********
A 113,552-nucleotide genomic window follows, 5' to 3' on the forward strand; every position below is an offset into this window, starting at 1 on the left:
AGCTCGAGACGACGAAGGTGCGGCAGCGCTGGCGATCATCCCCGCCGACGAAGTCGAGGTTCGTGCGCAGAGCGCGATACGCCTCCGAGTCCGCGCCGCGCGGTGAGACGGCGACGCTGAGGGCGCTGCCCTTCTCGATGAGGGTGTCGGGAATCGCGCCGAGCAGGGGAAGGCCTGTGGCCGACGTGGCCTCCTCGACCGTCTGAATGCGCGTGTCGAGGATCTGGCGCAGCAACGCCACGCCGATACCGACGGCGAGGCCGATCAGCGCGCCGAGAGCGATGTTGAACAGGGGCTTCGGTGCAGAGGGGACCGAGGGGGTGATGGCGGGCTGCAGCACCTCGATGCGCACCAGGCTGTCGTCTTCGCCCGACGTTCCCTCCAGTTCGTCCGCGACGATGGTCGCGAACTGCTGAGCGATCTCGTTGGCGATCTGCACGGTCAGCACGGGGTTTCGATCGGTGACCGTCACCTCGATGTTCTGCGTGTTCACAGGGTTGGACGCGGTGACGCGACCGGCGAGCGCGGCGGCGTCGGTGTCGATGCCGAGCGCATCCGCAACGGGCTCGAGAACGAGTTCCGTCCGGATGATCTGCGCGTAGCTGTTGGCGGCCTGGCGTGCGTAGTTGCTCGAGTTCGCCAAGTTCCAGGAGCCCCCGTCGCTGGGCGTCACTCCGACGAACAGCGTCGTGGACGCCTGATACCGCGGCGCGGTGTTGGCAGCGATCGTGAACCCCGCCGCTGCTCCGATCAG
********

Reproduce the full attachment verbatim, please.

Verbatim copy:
A 113,552-nucleotide genomic window follows, 5' to 3' on the forward strand; every position below is an offset into this window, starting at 1 on the left:
AGCTCGAGACGACGAAGGTGCGGCAGCGCTGGCGATCATCCCCGCCGACGAAGTCGAGGTTCGTGCGCAGAGCGCGATACGCCTCCGAGTCCGCGCCGCGCGGTGAGACGGCGACGCTGAGGGCGCTGCCCTTCTCGATGAGGGTGTCGGGAATCGCGCCGAGCAGGGGAAGGCCTGTGGCCGACGTGGCCTCCTCGACCGTCTGAATGCGCGTGTCGAGGATCTGGCGCAGCAACGCCACGCCGATACCGACGGCGAGGCCGATCAGCGCGCCGAGAGCGATGTTGAACAGGGGCTTCGGTGCAGAGGGGACCGAGGGGGTGATGGCGGGCTGCAGCACCTCGATGCGCACCAGGCTGTCGTCTTCGCCCGACGTTCCCTCCAGTTCGTCCGCGACGATGGTCGCGAACTGCTGAGCGATCTCGTTGGCGATCTGCACGGTCAGCACGGGGTTTCGATCGGTGACCGTCACCTCGATGTTCTGCGTGTTCACAGGGTTGGACGCGGTGACGCGACCGGCGAGCGCGGCGGCGTCGGTGTCGATGCCGAGCGCATCCGCAACGGGCTCGAGAACGAGTTCCGTCCGGATGATCTGCGCGTAGCTGTTGGCGGCCTGGCGTGCGTAGTTGCTCGAGTTCGCCAAGTTCCAGGAGCCCCCGTCGCTGGGCGTCACTCCGACGAACAGCGTCGTGGACGCCTGATACCGCGGCGCGGTGTTGGCAGCGATCGTGAACCCCGCCGCTGCTCCGATCAG